Sunday, April 18, 2010

Urban Poetry -- Kim goldberg's Red Zone

Let's see now, what have I almost forgotten to record here . . .
Well, I mentioned earlier that I re-read Richard Wagamese's Ragged Company along with my students this term, primarily for its focus on home and homelessness. Same theme, very different approach, we also read a collection of poetry by local writer Kim Goldberg, Red Zone, her self-published approach to her growing awareness of the homeless around her in our own small city (she has a very small home-based press, Pig Squash Press). Students are often anxious about the way poetry can make them "feel stupid" if they don't "get it,"as they explained to me, and their first confrontation with some of Goldberg's work aroused this anxiety. But the book is marked by numerous "found poems" in the form of Goldberg's photographs, sometimes of the homeless themselves, sometimes of artifacts denoting their presence throughout the city, often of graffiti ranging from the witty to the poignant. Somehow the visuality reassured them and coaxed them into the aesthetic pleasures of the adjoining poems, although they're still too ready to assign a "deep meaning," seldom congruent with the words on the page. But then I had Kim come in to speak to them and to perform some of her work. They really began to "get it" at that point, realizing that beyond its meaning, certainly important to work towards, there was sound in its rhythms and rhymes and wordplay simply to be enjoyed.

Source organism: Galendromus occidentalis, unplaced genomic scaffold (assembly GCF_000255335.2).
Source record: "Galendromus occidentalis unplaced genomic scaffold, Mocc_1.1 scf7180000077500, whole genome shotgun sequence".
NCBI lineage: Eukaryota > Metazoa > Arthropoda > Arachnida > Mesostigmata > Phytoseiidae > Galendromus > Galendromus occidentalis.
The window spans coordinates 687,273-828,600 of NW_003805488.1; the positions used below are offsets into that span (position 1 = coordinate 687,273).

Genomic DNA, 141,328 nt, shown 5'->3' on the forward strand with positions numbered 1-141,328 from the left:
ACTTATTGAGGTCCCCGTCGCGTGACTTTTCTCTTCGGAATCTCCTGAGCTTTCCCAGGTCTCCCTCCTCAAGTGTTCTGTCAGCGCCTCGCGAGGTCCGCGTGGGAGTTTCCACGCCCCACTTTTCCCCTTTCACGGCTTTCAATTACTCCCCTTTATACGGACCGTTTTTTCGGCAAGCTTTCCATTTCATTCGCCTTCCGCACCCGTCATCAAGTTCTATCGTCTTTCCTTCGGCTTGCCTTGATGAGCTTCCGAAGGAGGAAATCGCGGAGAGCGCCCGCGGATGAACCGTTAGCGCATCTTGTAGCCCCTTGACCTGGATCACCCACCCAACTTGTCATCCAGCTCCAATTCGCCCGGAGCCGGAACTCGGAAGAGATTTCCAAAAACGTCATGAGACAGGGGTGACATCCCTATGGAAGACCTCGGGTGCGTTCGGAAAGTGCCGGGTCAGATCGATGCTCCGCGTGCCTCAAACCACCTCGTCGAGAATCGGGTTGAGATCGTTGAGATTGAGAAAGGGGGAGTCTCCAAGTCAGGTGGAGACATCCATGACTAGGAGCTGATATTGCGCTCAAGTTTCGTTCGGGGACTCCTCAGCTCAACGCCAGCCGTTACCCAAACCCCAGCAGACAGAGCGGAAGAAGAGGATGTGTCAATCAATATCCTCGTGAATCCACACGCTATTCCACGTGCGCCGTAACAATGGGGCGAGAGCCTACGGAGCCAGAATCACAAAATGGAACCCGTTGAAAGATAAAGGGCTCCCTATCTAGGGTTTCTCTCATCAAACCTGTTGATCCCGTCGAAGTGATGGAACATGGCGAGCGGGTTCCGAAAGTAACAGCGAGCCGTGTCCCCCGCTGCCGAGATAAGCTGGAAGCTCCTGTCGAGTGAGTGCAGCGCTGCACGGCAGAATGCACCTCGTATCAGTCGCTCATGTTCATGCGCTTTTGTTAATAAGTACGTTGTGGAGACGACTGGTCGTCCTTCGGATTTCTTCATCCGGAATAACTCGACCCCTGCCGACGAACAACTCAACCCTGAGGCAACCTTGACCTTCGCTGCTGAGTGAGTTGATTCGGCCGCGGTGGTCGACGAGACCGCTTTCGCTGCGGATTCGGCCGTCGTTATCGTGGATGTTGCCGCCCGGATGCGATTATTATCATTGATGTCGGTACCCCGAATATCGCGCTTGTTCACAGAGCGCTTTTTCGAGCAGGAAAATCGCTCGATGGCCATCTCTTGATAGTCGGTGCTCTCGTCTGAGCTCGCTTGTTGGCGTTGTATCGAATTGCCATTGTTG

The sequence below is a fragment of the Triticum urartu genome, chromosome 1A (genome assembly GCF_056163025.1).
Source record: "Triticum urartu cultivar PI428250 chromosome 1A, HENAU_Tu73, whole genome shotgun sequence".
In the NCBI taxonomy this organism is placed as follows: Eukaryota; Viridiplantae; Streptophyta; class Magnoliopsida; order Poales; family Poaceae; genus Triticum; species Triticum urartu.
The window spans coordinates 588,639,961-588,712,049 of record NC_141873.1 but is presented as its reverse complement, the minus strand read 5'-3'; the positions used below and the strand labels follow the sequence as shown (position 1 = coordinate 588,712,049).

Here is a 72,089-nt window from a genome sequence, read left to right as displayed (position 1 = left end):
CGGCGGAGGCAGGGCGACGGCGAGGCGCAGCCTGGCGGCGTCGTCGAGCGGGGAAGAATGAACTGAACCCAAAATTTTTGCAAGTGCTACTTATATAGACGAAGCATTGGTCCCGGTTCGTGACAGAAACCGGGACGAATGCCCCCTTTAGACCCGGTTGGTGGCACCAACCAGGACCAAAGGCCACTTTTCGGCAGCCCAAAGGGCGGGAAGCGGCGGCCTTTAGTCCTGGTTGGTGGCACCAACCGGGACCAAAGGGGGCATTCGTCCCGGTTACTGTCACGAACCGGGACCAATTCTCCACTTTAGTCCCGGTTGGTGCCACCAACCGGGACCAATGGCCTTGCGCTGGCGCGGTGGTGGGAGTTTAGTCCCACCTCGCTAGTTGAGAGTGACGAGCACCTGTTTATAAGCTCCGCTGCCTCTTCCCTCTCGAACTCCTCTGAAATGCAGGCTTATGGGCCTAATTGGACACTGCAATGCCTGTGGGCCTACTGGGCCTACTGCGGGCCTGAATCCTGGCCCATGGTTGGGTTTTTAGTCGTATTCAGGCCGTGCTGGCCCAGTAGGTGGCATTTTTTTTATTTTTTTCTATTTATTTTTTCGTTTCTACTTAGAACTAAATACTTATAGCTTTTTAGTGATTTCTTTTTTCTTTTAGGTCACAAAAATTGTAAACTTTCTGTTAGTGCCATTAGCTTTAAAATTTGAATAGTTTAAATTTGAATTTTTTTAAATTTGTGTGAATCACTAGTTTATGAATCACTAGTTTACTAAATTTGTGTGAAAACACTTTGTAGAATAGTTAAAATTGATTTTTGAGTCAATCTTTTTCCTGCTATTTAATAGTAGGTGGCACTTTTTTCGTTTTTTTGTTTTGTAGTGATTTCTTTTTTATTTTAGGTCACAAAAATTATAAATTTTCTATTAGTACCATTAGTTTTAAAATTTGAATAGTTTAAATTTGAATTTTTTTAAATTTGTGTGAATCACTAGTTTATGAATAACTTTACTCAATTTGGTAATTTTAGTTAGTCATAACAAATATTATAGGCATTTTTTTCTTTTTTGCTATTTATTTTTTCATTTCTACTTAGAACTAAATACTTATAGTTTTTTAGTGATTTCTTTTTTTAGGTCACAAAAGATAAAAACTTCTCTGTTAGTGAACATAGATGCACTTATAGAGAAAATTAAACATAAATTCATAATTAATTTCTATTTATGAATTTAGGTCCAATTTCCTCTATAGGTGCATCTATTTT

As well, though, in the question-and-answer session following the reading, someone asked a question about the obliqueness of some poetry, about the difficulty of figuring out what it's about, and because they were captivated by the writer's integrity and open honesty, they seemed to take her answer to heart: important matters of life are tough to work out and she wants her readers to struggle with them, to puzzle them out along with her. She has little interest in, as she said, opening their heads and pouring her answers in. Hearing one of them paraphrase this response to me later in the term was so gratifying.

Another almost-forgotten recent read, Muriel Barbery's Gourmet Rhapsody. I'll try to say a few words about that soon.


  1. I'm interested to hear what you thought of the Barbery - I read several reviews of it that were not very positive, and I haven't read it myself.

  2. I can see why reviews would be lukewarm, but there are some great passages, Tiffany, especially for someone who loves food as you do.

  3. Ah, I might have to just buy it on the basis of the food writing! Any excuse to add to my pile of unread books ...